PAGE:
Kissing: The Unromantic Truth
The kiss may have evolved for reasons that are far more practical - and less alluring - than prevously thought. British scientists believe it developed to spread germs. They say that the uniquely human habit allows a bug that is dangerous in pregnancy to be passed from man to woman to give her time to build up immunity.
Cytomegalovirus, which lurks in saliva, normally causes no problems. But it can be extremely dangerous if caught while pregnant and can kill unborn babies or cause birth defects. These can include problems ranging from deafness to cerebral palsy.
Writing in the journal Medical Hypotheses, researcher Dr Colin Hendrie from the University of Leeds said:
"Female inoculation with a specific male's cytomegalovirus is most efficiently achieved through mouth-to-mouth contact and saliva exchange, particularly where the flow of saliva is from the male to the typically shorter female."
Kissing the same person for about six months provides optimum protection, he added. As the relationships progresses and the kisses become more passionate, her immunity builds up.
Previously scientists have claimed that kissing acts as a form of evolutionary quality control, with saliva holding clues to fertility, health and genes.
Dr. Mercola's Comments:
Although not as romantic a notion as we might like, the theory that kissing may have a far more important biological function than the pleasure of bonding makes sense.
Sharing germs through kissing, prior to pregnancy, which allows the woman to develop natural immunity that protects the couple's offspring, is a simple and elegant solution against a potentially devastating infection.
The Curious Biology of Sexual Attraction and Lasting Love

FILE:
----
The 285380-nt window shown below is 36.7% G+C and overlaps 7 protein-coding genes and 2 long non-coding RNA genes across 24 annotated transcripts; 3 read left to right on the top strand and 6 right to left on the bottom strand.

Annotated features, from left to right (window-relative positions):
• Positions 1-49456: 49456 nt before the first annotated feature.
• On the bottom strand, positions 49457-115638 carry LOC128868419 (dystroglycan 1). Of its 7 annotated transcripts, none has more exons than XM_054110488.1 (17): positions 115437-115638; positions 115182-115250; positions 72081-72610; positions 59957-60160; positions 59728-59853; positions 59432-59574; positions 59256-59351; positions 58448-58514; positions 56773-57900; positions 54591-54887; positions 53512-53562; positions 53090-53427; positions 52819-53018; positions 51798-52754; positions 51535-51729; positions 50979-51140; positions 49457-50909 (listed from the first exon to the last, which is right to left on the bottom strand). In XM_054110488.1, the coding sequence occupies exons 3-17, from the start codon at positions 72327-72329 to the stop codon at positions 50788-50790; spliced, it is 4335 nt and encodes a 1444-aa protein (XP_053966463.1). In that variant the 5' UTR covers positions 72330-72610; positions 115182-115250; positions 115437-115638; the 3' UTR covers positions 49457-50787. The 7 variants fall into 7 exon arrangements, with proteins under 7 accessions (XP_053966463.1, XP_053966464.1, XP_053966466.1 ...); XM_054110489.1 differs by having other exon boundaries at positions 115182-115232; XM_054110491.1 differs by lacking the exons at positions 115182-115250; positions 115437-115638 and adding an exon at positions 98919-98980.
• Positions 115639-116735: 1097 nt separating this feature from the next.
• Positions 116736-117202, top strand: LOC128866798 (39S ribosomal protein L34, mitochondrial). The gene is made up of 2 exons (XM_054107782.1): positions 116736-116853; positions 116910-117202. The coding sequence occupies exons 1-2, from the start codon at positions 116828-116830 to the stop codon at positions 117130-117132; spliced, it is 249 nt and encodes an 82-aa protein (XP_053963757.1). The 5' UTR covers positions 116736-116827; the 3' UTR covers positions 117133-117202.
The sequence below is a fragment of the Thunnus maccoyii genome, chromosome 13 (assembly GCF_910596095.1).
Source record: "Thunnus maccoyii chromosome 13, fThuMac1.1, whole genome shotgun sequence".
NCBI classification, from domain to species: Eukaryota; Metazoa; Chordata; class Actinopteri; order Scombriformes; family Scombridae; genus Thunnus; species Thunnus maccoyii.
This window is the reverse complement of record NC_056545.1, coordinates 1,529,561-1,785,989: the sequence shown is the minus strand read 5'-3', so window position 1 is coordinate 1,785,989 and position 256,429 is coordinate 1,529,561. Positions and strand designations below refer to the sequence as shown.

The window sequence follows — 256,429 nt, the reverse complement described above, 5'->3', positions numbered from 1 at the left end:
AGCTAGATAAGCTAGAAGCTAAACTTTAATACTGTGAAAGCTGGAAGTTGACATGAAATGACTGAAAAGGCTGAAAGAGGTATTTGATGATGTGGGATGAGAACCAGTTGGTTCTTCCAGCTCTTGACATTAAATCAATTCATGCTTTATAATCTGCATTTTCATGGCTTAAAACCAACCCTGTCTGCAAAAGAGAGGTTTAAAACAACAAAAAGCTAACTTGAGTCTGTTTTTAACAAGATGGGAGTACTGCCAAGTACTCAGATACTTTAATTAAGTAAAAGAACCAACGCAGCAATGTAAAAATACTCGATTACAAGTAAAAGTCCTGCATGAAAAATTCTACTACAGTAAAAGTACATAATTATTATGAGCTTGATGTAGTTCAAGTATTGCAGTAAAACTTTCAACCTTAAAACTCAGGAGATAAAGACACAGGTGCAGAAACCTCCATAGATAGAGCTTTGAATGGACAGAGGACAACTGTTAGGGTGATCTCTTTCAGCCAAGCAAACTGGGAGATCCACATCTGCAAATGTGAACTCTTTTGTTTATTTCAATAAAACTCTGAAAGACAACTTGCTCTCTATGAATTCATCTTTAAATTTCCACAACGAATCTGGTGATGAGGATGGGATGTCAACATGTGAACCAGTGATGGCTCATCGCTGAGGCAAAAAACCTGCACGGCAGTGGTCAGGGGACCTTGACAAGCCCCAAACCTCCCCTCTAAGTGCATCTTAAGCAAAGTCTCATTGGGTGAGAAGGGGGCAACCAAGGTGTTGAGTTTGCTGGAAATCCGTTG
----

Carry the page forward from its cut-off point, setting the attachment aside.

Needless to say, the reason why we kiss is not the only area of human sexuality that has been explored by researchers. Virtually every nook and cranny of sexuality and procreation has been investigated, to find out the elusive reasons for why you do what you do.
Pheromones, for example, likely set the stage for the "immunity-building" exercise of kissing. Because without the right chemical signals, you probably wouldn't get around to kissing in the first place. Pheromones are chemical signals that animals secrete to communicate their gender or reproductive status to other animals - and humans are no exception.
Even though you don't consciously recognize the smell of pheromones, these chemicals likely play a role in helping you find a suitable partner.
For example, if you've ever found yourself inexplicably attracted to a stranger you've just met, it could very well be their chemical signals that you find irresistible. Humans tend to be attracted to those with a dissimilar genetic make-up to themselves, which is signaled by subtle odors. This ensures genetic diversity for the species.
Researchers have actually confirmed the presence of a "secret sex nerve" (Nerve "O"), which has endings in your nasal cavity. Nerve O's fibers go directly to the sexual regions of your brain, and because Nerve O bypasses the olfactory cortex, it does not register a conscious smell, but rather identifies chemical sexual cues.
Interestingly, this biological strategy designed to ensure healthy offspring and a diversified gene pool, has been artificially altered through modern medicine, with the invention of the contraceptive pill. As it turns out, pregnant women are drawn to people with a similar chemical makeup. And when a woman takes a hormonal contraceptive, her body believes, in a sense, that she is pregnant even though she's not. This hormonal alteration causes her to become unconsciously attracted to men with a similar, rather than different, chemical makeup. Unfortunately, couples who have high levels of chemicals in common are more likely to encounter fertility issues, miscarriage, and even infidelity.
It could even explain the inexplicable - why so many people have such a hard time maintaining long-term attraction, and staying "in love". Because according to researchers, odor perception also plays a significant role in maintaining attraction to partners. When the woman stops taking the contraceptive pill, she again becomes more attracted to people with a dissimilar genetic blueprint from her own. So, the level of attraction felt to a specific person while on the pill may change once she stops taking the pill.
Finding a partner who is chemically different from yourself appears to give you the best chance of reproducing successfully, and enjoying continual attraction to each other, without infidelity.
For some people this may be enough to reconsider the pill, but there are even more important reasons to avoid birth control pills. Birth control pills alter many chemical signals in your body, which is the real reason why I strongly suggest that women avoid birth control pills like the plague and seek out natural family planning methods instead.